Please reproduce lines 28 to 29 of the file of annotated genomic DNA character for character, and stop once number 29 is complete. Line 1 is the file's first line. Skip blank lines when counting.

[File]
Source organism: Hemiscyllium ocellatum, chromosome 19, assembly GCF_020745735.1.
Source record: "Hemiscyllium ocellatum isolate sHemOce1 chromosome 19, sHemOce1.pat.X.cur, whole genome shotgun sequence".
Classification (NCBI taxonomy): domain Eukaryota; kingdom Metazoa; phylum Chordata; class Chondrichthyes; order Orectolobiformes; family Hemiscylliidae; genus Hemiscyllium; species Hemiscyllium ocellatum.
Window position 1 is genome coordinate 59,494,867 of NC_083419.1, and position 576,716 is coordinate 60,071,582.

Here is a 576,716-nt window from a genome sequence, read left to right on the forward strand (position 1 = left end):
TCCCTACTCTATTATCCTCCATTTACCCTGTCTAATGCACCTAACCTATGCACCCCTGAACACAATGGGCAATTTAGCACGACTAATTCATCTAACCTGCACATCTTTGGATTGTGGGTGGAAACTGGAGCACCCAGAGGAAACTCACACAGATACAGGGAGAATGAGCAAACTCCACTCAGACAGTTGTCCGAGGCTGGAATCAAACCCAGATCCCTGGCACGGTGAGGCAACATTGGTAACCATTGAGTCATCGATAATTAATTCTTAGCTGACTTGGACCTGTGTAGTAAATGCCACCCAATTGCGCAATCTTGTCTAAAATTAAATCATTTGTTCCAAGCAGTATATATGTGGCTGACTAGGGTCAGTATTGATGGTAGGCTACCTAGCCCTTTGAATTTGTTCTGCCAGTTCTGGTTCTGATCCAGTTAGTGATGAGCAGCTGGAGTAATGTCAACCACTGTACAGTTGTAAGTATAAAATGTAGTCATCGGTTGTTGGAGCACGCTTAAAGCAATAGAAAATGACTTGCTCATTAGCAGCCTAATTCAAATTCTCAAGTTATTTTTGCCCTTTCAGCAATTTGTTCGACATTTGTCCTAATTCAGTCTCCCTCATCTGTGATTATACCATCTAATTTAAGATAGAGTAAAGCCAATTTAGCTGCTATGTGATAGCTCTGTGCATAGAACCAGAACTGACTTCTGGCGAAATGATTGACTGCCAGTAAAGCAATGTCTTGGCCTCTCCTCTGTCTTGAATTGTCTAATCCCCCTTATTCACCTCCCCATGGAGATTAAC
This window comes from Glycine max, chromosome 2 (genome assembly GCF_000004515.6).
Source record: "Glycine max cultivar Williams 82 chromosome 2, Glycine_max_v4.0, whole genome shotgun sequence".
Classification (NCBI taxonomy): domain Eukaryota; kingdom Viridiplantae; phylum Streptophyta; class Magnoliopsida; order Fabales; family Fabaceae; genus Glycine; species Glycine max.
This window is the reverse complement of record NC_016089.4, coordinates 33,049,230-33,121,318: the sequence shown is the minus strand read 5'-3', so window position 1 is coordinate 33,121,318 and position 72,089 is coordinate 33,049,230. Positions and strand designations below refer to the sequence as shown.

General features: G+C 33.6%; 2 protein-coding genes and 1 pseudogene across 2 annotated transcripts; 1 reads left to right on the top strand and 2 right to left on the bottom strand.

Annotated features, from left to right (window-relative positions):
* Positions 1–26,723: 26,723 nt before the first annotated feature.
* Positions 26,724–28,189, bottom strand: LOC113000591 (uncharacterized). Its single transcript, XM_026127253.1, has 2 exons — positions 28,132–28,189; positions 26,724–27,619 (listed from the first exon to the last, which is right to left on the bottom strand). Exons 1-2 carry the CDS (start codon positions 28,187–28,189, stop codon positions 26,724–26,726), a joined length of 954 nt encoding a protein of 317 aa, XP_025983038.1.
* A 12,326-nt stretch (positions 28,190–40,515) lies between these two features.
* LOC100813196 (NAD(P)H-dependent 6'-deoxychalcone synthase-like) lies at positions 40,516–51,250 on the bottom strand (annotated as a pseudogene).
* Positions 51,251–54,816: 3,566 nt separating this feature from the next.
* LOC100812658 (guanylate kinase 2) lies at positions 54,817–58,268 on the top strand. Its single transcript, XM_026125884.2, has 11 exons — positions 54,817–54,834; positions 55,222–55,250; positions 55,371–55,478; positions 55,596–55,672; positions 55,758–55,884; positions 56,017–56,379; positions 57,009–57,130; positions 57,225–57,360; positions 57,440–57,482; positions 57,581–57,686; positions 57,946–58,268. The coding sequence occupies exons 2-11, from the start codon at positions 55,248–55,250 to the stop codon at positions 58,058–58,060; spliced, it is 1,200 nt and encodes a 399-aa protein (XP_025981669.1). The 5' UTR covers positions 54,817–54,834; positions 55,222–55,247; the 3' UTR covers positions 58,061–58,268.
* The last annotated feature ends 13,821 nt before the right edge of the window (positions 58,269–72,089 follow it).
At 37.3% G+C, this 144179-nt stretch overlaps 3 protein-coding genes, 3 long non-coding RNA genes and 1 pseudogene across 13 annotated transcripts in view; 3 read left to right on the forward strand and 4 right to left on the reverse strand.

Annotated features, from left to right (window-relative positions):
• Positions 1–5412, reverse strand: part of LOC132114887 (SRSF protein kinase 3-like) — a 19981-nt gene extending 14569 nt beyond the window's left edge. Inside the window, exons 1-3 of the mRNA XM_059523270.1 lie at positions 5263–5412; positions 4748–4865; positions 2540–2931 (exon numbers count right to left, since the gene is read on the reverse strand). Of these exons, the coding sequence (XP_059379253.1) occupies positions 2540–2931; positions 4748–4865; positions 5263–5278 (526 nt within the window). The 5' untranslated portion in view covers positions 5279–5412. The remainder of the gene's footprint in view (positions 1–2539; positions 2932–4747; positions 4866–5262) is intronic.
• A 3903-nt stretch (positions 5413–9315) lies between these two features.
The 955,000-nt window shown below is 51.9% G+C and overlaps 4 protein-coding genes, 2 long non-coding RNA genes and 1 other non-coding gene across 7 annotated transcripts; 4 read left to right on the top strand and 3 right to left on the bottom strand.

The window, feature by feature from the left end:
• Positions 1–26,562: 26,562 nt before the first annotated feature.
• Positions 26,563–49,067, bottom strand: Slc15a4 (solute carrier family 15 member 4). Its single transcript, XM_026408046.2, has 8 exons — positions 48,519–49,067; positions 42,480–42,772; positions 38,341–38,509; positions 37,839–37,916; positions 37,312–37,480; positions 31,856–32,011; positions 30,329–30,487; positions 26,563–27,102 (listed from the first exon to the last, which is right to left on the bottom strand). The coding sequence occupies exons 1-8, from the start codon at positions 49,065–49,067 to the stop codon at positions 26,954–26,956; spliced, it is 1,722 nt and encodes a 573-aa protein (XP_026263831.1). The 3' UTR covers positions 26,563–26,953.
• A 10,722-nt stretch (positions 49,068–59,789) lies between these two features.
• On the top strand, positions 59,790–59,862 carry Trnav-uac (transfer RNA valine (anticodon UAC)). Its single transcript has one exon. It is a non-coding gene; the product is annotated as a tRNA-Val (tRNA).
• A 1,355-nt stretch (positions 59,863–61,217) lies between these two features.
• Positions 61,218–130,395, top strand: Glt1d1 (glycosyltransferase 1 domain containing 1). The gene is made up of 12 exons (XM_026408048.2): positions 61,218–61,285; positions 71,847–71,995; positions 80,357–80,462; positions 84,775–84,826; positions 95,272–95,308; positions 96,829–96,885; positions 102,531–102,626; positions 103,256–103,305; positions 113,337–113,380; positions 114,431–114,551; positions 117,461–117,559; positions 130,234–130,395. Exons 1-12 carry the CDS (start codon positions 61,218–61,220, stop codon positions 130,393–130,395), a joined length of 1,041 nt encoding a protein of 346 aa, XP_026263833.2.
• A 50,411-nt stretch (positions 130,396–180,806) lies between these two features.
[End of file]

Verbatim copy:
• A 10,722-nt stretch (positions 49,068–59,789) lies between these two features.
• On the top strand, positions 59,790–59,862 carry Trnav-uac (transfer RNA valine (anticodon UAC)). Its single transcript has one exon. It is a non-coding gene; the product is annotated as a tRNA-Val (tRNA).